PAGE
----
Director: John Maclean
Writer: John Maclean
Stars: Kodi Smit-McPhee, Michael Fassbender, Ben Mendelsohn
John Maclean isn’t a directorial name I’ve ever heard of before, a fact which conjures up a degree of shame with him being a fellow Scotsman and all, and his zany, intriguing, 2015 feature film debut Slow West also managed to fall under my radar. It’s a rapidly quick paced, fairly short little film that belies it’s titular name. Excellently casted, featuring a predominantly European cast and perfectly crafted by the ex-musician come filmmaker. It’s a surprisingly good western on the surface that’s about a lovesick boy, but also attempts to convey the real struggle that native Americans faced at the hands of their colonial settlers.
The film opens with the attention very much on the aforementioned lovesick chap, 16 year old Jay Cavendish (Kodi Smit-McPhee) journeying on his lonesome and heading towards a Native American settlement that looks to be under attack by union soldiers. Even without uttering a word in the first five minutes you get an immediate sense that he’s way out of his depth in the alien ‘New World’ landscape of North America (actually New Zealand, but that’s another story). Skinny, with more than a hint of naivety, he’s got a certain ballsiness and continues making his way forward despite thick smoke obscuring his vision and ash falling. When he meets a group of soldiers using a fleeing man as target practice things turn rather pear shaped, with the leader paying no heed of the youngsters protestations at being British and meaning no harm. Step forward Silas Selleck (Michael Fassbender), an experienced outlaw with a hidden agenda to save the day.
He kills the soldier dead without a second thought and immediately advises the bewildered and rather flustered looking Jay that he’ll be in need of a guide in those parts. A role he’s only too happy to volunteer for at a price. The basic premise of the story thereafter is essentially the blooming relationship between the pair of them and their journey together in search for Rose (Caren Pistorius), the previously mentioned girl he’s infatuated with. There’s ups and downs, dark humour aplenty, no holds barred violence, an ill judged attempted escape from Jay which leaves him stranded in the middle of an expansive desert with an uncooked egg to his name and several hilarious scenes between both Jay and Silas. The best of which involves the drinking of absinthe after the arrival of one Silas’ old acquaintances Payne (Ben Mendelsohn), a dodgy figure and leader of an outlaw group closely trailing our protagonists for much of the film.
I like the way Maclean fleshed out the backstory of Jay via a series of flashbacks set in the Scottish highlands the character calls home. It allowed the viewer to be given an insight into his motivations, whilst slowly introducing us to him, Rose and her dad John (Rory McCann). and also the reasons behind their decision to leave. It also allowed for a nice change in tone from the present day action which was absolutely relentless in its ferocity and pacing. It’s a quite short film at an hour and twenty odd minutes and they really utilised each and every second of those effectively. The growing bond and relationship between Silas and Jay was very nicely handled too. Both were able to help each other out with the latter showing Silas that there was hope and reasons for optimism even in the Willd West, meanwhile Silas did his best to imbue the younger gentlemen he was growing increasingly fond of with a dose of reality.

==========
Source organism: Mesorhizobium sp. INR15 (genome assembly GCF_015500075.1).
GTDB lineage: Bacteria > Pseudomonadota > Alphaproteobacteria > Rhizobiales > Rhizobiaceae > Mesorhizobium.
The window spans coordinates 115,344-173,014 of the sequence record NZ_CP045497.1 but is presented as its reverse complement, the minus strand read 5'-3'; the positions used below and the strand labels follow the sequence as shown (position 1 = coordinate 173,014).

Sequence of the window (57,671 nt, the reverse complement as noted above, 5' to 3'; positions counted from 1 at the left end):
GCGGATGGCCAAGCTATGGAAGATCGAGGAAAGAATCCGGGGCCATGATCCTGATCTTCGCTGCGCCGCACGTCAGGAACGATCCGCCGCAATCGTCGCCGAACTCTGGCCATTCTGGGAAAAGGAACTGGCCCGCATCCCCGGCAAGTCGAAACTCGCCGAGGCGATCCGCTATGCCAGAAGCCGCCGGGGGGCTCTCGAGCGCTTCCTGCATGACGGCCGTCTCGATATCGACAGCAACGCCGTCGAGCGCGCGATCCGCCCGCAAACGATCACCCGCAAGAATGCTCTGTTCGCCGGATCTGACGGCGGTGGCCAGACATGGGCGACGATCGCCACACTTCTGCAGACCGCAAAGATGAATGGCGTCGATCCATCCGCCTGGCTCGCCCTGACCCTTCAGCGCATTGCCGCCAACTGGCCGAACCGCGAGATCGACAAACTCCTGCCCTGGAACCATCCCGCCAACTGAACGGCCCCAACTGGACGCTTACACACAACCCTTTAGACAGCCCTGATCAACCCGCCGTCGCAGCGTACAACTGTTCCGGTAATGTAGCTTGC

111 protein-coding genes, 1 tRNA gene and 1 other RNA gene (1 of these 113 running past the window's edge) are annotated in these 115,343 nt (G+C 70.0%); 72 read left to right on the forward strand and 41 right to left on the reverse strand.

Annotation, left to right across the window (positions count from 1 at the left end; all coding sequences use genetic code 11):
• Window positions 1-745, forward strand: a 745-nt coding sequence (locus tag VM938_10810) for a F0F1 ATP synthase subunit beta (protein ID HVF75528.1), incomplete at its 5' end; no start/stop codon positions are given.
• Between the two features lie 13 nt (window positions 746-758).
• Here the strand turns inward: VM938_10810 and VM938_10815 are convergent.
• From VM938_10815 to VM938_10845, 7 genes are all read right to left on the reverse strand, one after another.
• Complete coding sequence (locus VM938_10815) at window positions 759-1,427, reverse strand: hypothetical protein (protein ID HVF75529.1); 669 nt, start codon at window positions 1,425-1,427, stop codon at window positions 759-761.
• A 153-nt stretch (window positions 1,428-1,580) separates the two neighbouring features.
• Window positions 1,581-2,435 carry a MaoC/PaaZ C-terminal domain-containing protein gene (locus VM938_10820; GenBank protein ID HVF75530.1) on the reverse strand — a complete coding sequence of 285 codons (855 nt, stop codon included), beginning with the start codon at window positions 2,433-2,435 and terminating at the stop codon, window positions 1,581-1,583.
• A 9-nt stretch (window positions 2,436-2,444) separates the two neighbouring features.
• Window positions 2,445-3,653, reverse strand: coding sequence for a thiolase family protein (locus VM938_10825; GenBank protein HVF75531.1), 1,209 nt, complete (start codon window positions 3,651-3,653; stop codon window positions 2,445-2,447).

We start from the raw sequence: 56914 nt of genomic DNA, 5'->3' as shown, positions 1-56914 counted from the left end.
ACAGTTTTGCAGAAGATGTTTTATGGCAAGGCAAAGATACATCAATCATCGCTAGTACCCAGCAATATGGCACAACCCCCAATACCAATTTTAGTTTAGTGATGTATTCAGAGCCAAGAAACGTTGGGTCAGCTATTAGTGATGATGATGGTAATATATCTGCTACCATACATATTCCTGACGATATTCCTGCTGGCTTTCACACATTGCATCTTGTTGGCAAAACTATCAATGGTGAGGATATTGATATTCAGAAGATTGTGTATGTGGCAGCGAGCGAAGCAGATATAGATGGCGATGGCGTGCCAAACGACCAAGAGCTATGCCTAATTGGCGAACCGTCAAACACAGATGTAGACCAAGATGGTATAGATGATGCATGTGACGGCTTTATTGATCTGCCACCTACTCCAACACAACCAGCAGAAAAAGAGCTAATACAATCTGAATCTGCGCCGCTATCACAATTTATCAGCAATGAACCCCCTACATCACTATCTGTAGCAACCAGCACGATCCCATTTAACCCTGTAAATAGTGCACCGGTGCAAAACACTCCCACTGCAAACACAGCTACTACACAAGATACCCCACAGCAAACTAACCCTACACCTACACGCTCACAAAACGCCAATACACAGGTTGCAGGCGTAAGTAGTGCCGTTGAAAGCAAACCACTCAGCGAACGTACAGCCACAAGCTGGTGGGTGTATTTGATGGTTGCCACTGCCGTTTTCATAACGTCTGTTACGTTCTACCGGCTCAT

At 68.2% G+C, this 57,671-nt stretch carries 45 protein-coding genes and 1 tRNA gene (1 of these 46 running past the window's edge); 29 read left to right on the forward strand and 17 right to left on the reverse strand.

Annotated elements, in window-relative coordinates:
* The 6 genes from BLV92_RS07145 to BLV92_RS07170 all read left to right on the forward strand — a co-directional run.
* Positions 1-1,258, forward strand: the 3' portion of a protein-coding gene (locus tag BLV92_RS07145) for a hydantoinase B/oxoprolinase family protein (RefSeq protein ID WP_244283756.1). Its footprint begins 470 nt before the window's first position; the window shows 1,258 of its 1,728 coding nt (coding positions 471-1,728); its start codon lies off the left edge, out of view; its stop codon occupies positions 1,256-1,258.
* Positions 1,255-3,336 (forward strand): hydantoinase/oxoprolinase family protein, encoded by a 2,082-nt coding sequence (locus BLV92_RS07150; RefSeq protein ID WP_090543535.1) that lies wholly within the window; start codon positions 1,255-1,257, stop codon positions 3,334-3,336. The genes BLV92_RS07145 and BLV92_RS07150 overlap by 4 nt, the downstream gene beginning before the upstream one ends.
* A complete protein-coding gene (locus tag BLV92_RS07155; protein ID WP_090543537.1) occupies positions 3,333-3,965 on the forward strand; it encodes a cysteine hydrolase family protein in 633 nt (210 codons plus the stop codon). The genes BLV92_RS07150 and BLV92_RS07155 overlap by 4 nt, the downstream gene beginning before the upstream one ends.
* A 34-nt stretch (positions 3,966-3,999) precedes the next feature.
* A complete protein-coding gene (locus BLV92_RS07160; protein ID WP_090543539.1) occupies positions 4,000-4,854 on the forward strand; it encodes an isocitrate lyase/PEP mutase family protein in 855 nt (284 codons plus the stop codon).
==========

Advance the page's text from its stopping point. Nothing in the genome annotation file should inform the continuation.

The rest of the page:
There’s some really good performances in this film, most notably from Smit-McPhee. The character of Jay was awkward and slightly eccentric, and Kodi was perfectly cast for it, filling that role with a confidence belying his relatively young age of 19. Michael Fassbender was also outstanding as the outlaw Silas, a cynical man with a plan who starts out as a cold fish and eventually mellows as the film progresses, developing an unlikely bromance with his younger companion. Mendelsohn’s part as Payne isn’t quite as big as the other two, but he lights up the handful of scenes he features in and that majestic fur coat of his almost deserves a mention of its own. Shoutouts to Pistorius as Rose, she steals the finale with an emotionally powerful performance and the main man Rory McCann as John. He doesn’t have an enormous role, but such is my love for his character in Game of Thrones, it would be sacrilege for me not to mention him and he does do a decent job in a relative cameo role.
The film doesn’t hold back in the violence stakes with plenty of murders occurring, never shirking away from showing blood. Having said that, it’s a rated 15 film and it’s not terribly violent by any means. Still, there is some striking moments in there. One scene in particular involving a desperate mother and father in a store with their young children waiting outside was particularly profound. The ending had a unique way of sequentially panning to every single person killed in the film, which to be honest, I thought was rather cool. Which brings me onto the cinematography. It’s was stunningly shot by Robbie Ryan. There was several beautiful moments, such as that scene I mentioned in the wide, expansive desert and even the sweeping vistas of the Ross’ prairie house at the end where just a delight on the eye.
I really, really enjoyed this film. I went in with zero knowledge of its existence and was pleasantly surprised at the quality. The ensemble performances were for the most part excellent and the story whilst rather simplistic at heart was still very well implemented and there was the obvious underlying thematic elements in regards to the Native American mistreatment. I can’t really think of any glaring negatives in there and would have no problems recommending it.